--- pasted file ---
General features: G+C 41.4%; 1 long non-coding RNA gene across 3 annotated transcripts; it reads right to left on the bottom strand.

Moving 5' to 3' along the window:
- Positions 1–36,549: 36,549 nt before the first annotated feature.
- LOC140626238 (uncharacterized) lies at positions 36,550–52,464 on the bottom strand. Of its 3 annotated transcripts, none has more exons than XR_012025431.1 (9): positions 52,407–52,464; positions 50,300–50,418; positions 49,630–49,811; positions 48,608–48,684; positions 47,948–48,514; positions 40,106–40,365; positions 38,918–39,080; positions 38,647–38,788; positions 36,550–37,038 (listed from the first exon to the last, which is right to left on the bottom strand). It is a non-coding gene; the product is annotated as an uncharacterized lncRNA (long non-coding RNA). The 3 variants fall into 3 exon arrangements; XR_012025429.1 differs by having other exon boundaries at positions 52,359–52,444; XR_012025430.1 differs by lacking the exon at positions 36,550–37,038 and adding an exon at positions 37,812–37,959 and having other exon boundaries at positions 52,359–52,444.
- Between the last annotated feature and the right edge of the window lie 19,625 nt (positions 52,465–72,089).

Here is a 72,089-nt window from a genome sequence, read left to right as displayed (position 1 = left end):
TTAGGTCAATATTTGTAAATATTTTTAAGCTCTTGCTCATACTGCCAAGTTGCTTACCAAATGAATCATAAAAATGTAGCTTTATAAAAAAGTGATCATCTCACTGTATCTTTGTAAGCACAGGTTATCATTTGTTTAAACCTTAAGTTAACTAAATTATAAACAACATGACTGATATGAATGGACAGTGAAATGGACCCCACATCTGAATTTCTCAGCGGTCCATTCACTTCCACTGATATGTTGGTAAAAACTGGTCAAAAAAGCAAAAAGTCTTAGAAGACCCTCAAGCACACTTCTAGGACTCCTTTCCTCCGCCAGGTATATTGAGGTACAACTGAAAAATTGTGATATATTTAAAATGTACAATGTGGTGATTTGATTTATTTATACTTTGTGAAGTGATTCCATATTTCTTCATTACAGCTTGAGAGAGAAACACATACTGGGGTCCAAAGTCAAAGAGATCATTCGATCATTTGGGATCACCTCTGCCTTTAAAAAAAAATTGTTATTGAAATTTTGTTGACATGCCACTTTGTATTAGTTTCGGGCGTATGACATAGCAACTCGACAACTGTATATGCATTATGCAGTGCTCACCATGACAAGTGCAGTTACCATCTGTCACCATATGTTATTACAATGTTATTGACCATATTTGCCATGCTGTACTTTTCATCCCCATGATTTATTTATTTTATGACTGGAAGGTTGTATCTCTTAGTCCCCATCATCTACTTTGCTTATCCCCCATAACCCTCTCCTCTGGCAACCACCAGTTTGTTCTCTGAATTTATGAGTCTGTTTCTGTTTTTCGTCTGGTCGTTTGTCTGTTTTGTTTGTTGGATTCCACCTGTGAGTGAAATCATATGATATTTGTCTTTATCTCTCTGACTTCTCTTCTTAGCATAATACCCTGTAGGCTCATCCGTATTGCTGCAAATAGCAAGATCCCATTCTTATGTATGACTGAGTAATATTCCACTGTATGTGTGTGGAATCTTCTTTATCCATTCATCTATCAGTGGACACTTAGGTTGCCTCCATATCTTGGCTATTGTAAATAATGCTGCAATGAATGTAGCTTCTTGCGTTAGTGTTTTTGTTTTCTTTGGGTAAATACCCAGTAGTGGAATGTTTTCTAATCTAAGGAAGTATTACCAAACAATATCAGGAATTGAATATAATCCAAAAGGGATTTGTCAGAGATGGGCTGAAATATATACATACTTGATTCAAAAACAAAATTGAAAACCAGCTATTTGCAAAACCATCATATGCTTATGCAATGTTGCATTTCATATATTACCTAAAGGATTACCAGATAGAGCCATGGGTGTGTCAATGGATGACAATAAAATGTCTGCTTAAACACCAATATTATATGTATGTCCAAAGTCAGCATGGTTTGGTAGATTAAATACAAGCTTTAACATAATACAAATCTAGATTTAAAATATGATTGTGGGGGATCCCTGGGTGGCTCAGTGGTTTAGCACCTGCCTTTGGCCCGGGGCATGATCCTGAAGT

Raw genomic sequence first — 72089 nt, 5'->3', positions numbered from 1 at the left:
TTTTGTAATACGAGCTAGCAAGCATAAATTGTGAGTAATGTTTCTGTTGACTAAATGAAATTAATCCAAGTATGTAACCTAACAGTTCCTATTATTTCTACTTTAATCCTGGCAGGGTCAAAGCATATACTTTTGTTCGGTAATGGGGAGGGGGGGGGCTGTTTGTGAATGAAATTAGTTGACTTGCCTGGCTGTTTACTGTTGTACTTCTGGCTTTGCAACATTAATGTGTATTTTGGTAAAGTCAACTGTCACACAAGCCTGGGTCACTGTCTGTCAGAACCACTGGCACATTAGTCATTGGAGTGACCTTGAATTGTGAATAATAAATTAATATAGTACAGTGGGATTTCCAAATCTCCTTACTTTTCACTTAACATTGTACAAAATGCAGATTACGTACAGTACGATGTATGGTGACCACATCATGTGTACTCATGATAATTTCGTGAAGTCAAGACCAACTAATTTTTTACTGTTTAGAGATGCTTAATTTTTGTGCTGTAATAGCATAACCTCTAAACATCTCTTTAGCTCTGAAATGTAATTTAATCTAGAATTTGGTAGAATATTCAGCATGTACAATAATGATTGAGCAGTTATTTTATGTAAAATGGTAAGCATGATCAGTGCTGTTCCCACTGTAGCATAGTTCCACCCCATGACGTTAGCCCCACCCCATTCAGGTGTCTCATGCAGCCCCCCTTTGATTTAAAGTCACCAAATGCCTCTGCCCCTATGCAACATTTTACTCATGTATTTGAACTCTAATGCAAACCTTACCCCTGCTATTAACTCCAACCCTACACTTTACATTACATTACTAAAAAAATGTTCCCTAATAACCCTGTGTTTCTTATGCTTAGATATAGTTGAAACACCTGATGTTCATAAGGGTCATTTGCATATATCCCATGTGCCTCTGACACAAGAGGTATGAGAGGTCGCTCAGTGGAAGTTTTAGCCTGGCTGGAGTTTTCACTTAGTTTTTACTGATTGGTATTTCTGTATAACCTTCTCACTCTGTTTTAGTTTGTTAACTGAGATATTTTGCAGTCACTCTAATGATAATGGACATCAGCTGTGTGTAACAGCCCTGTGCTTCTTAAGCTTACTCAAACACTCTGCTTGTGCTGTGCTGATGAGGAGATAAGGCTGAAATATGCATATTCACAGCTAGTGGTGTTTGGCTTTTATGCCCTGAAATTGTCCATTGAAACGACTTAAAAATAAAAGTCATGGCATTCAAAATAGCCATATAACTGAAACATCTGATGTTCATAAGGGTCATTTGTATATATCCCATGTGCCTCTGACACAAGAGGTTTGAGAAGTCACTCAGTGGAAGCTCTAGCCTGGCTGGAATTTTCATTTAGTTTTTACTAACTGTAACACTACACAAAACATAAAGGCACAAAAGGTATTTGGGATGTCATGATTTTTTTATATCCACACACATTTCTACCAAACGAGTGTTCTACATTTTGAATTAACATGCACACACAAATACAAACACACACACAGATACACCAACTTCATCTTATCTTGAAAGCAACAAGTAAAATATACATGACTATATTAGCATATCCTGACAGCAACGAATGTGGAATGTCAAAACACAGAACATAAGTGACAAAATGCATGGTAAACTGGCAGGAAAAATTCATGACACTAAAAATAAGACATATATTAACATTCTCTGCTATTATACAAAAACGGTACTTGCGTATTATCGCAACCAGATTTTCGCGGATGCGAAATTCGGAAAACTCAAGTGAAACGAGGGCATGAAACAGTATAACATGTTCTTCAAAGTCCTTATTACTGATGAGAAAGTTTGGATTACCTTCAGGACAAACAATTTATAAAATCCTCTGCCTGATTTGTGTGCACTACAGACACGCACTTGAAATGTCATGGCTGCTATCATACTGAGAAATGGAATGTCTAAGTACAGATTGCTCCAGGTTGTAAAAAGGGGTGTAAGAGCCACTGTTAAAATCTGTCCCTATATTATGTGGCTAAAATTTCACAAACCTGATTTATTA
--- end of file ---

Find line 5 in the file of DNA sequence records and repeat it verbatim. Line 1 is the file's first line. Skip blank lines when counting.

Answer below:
- Between the last annotated feature and the right edge of the window lie 19,625 nt (positions 52,465–72,089).